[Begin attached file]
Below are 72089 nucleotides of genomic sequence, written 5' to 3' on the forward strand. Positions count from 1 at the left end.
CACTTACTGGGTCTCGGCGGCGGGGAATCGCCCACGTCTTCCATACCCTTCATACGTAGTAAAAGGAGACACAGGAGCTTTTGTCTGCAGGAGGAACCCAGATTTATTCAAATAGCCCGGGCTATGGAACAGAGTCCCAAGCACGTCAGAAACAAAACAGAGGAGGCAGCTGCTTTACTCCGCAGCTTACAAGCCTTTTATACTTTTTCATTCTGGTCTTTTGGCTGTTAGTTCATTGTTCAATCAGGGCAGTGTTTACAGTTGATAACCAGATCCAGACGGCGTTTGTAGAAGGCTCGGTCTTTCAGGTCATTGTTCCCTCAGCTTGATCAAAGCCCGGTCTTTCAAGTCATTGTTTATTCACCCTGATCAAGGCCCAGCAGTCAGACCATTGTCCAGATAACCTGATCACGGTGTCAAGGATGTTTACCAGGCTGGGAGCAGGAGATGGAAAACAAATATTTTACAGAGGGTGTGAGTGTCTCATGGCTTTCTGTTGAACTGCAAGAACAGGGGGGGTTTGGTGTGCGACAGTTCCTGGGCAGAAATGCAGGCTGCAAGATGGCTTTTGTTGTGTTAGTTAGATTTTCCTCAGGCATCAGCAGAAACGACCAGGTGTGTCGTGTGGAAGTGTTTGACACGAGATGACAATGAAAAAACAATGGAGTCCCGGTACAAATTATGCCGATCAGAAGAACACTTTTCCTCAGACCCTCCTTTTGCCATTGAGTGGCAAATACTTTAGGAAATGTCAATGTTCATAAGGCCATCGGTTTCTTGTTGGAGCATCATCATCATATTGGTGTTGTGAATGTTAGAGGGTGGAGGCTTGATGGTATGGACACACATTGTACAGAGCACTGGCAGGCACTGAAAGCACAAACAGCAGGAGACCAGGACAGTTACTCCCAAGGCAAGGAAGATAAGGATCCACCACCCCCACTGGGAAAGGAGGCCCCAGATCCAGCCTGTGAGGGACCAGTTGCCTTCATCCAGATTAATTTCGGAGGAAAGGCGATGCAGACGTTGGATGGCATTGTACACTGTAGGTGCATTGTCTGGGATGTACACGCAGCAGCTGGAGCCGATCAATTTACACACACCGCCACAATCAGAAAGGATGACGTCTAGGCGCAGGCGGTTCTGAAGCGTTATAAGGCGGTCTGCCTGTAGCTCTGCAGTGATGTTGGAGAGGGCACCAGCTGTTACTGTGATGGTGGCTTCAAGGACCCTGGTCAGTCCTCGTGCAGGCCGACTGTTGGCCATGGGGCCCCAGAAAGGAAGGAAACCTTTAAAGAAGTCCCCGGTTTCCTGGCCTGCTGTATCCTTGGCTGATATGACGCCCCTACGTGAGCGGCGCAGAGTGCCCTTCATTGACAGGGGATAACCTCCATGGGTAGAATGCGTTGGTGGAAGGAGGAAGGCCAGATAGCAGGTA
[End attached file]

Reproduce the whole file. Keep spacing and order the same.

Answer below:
Below are 72089 nucleotides of genomic sequence, written 5' to 3' on the forward strand. Positions count from 1 at the left end.
CACTTACTGGGTCTCGGCGGCGGGGAATCGCCCACGTCTTCCATACCCTTCATACGTAGTAAAAGGAGACACAGGAGCTTTTGTCTGCAGGAGGAACCCAGATTTATTCAAATAGCCCGGGCTATGGAACAGAGTCCCAAGCACGTCAGAAACAAAACAGAGGAGGCAGCTGCTTTACTCCGCAGCTTACAAGCCTTTTATACTTTTTCATTCTGGTCTTTTGGCTGTTAGTTCATTGTTCAATCAGGGCAGTGTTTACAGTTGATAACCAGATCCAGACGGCGTTTGTAGAAGGCTCGGTCTTTCAGGTCATTGTTCCCTCAGCTTGATCAAAGCCCGGTCTTTCAAGTCATTGTTTATTCACCCTGATCAAGGCCCAGCAGTCAGACCATTGTCCAGATAACCTGATCACGGTGTCAAGGATGTTTACCAGGCTGGGAGCAGGAGATGGAAAACAAATATTTTACAGAGGGTGTGAGTGTCTCATGGCTTTCTGTTGAACTGCAAGAACAGGGGGGGTTTGGTGTGCGACAGTTCCTGGGCAGAAATGCAGGCTGCAAGATGGCTTTTGTTGTGTTAGTTAGATTTTCCTCAGGCATCAGCAGAAACGACCAGGTGTGTCGTGTGGAAGTGTTTGACACGAGATGACAATGAAAAAACAATGGAGTCCCGGTACAAATTATGCCGATCAGAAGAACACTTTTCCTCAGACCCTCCTTTTGCCATTGAGTGGCAAATACTTTAGGAAATGTCAATGTTCATAAGGCCATCGGTTTCTTGTTGGAGCATCATCATCATATTGGTGTTGTGAATGTTAGAGGGTGGAGGCTTGATGGTATGGACACACATTGTACAGAGCACTGGCAGGCACTGAAAGCACAAACAGCAGGAGACCAGGACAGTTACTCCCAAGGCAAGGAAGATAAGGATCCACCACCCCCACTGGGAAAGGAGGCCCCAGATCCAGCCTGTGAGGGACCAGTTGCCTTCATCCAGATTAATTTCGGAGGAAAGGCGATGCAGACGTTGGATGGCATTGTACACTGTAGGTGCATTGTCTGGGATGTACACGCAGCAGCTGGAGCCGATCAATTTACACACACCGCCACAATCAGAAAGGATGACGTCTAGGCGCAGGCGGTTCTGAAGCGTTATAAGGCGGTCTGCCTGTAGCTCTGCAGTGATGTTGGAGAGGGCACCAGCTGTTACTGTGATGGTGGCTTCAAGGACCCTGGTCAGTCCTCGTGCAGGCCGACTGTTGGCCATGGGGCCCCAGAAAGGAAGGAAACCTTTAAAGAAGTCCCCGGTTTCCTGGCCTGCTGTATCCTTGGCTGATATGACGCCCCTACGTGAGCGGCGCAGAGTGCCCTTCATTGACAGGGGATAACCTCCATGGGTAGAATGCGTTGGTGGAAGGAGGAAGGCCAGATAGCAGGTA